Gather all of your materials the night before: extra copies of your resume, references, paper, pen, examples of your work if they will demonstrate your experience and accomplishments. Get plenty of sleep the night before. Practice positive visualization in the days leading up to the interview. Picture yourself sitting opposite the interviewer, relaxed, comfortable, at the top of your game. Play it over and over again in your mind. During the Interview
Create a Great First and Lasting Impression The interview begins the moment you step foot within the vicinity of the interview location. Be courteous and kind to all individuals that you meet. Everyone you encounter will form an impression of you and may be asked to volunteer that information to the interviewers. Do not use your cell phone or other electronics. Make sure your body language portrays the message you want to send. See the following video for reference: Amy Cuddy - Your body language shapes who you are Make good eye contact, and give a firm handshake when greeting interviewers. Portray confidence in the way you physically carry yourself. Relax your shoulders and keep them back. Keep your chin up, maintain eye contact (dont look downward), and keep a pleasant look on your face and energy in your voice. Keep arms and legs uncrossed. Lean in slightly while seated. After the Interview
Take a few minutes to review any notes you may have made as well as to make note of anything specific that your interviewer(s) talked about that you might want to mention in your thank you note. Reflect on your impressions of the company, the culture, and the people, and try to determine if the organization would be a good t with your personality, values, and interests. Send a thank you note within 24 to 48 hours of the interview. Even if you decide you wouldnt want the position if offered, it is always best to maintain professionalism and follow through on this small but courteous and meaningful task.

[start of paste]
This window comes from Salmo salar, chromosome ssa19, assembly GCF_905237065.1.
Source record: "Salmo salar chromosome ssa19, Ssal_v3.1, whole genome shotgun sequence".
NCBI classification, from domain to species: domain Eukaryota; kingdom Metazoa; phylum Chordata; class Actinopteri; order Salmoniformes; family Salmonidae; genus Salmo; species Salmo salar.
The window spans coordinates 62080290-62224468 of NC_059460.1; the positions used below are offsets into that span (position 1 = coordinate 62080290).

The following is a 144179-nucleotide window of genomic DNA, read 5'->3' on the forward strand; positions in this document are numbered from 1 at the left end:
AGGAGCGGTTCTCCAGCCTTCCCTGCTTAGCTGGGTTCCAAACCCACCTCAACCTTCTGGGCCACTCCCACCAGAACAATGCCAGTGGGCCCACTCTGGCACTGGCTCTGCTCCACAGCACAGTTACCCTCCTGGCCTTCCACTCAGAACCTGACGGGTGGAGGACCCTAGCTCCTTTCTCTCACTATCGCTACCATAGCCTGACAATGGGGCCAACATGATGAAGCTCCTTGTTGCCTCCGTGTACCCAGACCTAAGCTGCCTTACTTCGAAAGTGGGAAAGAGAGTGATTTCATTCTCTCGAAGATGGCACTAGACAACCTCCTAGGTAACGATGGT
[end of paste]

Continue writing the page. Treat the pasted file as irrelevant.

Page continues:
Follow up if you dont hear back from the recruiter by the time s/he specified when you asked about next steps. For example, if the interviewer says you can expect to hear back in 2 weeks, then you should make contact in 2 weeks if you havent heard anything. Send an email or make a call, then wait four or five days and contact the recruiter again. If you continue to do this for 4 or 5 weeks with no response, then it may be time for you to cut ties and move on. Please contact the English department or Career Planning for more information. Were always happy to help provide career guidance and internship and career opportunities for our current students, prospective students, and alumnae. [email protected] LuAnn Fletcher, Chair of the Department of History, Literature & Languages [email protected]
The CESR application process. A decision is made - Successful. Specialist Registration is automatically granted. A copy of the evaluation is sent to you. A decision is made - Unsuccessful. A letter confirming you have not been successful.